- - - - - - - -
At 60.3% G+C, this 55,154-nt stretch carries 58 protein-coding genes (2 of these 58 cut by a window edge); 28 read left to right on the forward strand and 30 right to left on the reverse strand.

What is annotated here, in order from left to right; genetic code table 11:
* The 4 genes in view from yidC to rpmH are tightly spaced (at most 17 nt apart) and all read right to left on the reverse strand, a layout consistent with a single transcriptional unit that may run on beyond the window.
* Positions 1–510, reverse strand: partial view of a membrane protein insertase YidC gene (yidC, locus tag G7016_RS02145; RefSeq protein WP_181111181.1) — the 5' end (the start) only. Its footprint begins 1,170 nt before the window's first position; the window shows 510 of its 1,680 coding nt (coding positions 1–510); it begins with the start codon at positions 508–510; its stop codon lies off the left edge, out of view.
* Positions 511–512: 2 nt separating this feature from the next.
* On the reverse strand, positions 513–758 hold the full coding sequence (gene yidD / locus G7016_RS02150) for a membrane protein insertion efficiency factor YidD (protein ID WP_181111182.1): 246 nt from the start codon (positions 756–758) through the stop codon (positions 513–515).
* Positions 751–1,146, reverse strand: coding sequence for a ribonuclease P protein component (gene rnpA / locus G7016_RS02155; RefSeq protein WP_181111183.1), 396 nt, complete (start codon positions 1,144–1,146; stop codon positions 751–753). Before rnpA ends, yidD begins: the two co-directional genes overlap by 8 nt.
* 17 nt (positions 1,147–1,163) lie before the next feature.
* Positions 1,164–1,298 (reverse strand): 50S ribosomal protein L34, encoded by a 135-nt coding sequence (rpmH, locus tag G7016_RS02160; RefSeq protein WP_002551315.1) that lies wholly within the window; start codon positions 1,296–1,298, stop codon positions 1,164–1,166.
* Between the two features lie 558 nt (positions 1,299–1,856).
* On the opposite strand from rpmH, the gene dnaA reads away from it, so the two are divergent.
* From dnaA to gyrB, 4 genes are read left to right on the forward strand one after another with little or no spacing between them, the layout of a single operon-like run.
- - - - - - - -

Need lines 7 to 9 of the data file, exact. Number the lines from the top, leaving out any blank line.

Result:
* Positions 751–1,146, reverse strand: coding sequence for a ribonuclease P protein component (gene rnpA / locus G7016_RS02155; RefSeq protein WP_181111183.1), 396 nt, complete (start codon positions 1,144–1,146; stop codon positions 751–753). Before rnpA ends, yidD begins: the two co-directional genes overlap by 8 nt.
* 17 nt (positions 1,147–1,163) lie before the next feature.
* Positions 1,164–1,298 (reverse strand): 50S ribosomal protein L34, encoded by a 135-nt coding sequence (rpmH, locus tag G7016_RS02160; RefSeq protein WP_002551315.1) that lies wholly within the window; start codon positions 1,296–1,298, stop codon positions 1,164–1,166.